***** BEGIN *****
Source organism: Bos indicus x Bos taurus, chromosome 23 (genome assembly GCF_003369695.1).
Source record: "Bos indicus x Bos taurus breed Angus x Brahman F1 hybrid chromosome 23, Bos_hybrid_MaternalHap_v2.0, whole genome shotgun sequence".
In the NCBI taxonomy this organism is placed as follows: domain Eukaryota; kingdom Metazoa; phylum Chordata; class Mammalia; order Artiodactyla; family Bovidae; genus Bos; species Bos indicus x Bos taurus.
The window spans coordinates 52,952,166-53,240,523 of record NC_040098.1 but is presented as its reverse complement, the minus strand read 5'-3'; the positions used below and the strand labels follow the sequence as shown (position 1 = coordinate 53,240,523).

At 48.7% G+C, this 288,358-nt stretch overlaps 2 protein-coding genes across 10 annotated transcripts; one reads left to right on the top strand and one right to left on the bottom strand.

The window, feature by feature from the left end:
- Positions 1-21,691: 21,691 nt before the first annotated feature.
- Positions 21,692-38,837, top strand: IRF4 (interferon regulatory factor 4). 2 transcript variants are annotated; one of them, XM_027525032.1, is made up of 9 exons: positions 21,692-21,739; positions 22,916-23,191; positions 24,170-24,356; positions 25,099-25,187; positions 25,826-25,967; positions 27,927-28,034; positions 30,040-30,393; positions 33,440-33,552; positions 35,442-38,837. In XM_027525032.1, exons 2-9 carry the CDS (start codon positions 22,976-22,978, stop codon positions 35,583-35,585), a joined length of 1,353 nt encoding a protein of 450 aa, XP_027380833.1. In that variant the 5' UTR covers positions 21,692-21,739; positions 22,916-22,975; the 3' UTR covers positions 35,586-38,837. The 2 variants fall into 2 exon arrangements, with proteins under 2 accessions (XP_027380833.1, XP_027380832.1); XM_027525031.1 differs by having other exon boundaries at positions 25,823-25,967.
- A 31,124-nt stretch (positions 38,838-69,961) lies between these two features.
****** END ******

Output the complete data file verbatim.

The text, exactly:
Source organism: Bos indicus x Bos taurus, chromosome 23 (genome assembly GCF_003369695.1).
Source record: "Bos indicus x Bos taurus breed Angus x Brahman F1 hybrid chromosome 23, Bos_hybrid_MaternalHap_v2.0, whole genome shotgun sequence".
In the NCBI taxonomy this organism is placed as follows: domain Eukaryota; kingdom Metazoa; phylum Chordata; class Mammalia; order Artiodactyla; family Bovidae; genus Bos; species Bos indicus x Bos taurus.
The window spans coordinates 52,952,166-53,240,523 of record NC_040098.1 but is presented as its reverse complement, the minus strand read 5'-3'; the positions used below and the strand labels follow the sequence as shown (position 1 = coordinate 53,240,523).

At 48.7% G+C, this 288,358-nt stretch overlaps 2 protein-coding genes across 10 annotated transcripts; one reads left to right on the top strand and one right to left on the bottom strand.

The window, feature by feature from the left end:
- Positions 1-21,691: 21,691 nt before the first annotated feature.
- Positions 21,692-38,837, top strand: IRF4 (interferon regulatory factor 4). 2 transcript variants are annotated; one of them, XM_027525032.1, is made up of 9 exons: positions 21,692-21,739; positions 22,916-23,191; positions 24,170-24,356; positions 25,099-25,187; positions 25,826-25,967; positions 27,927-28,034; positions 30,040-30,393; positions 33,440-33,552; positions 35,442-38,837. In XM_027525032.1, exons 2-9 carry the CDS (start codon positions 22,976-22,978, stop codon positions 35,583-35,585), a joined length of 1,353 nt encoding a protein of 450 aa, XP_027380833.1. In that variant the 5' UTR covers positions 21,692-21,739; positions 22,916-22,975; the 3' UTR covers positions 35,586-38,837. The 2 variants fall into 2 exon arrangements, with proteins under 2 accessions (XP_027380833.1, XP_027380832.1); XM_027525031.1 differs by having other exon boundaries at positions 25,823-25,967.
- A 31,124-nt stretch (positions 38,838-69,961) lies between these two features.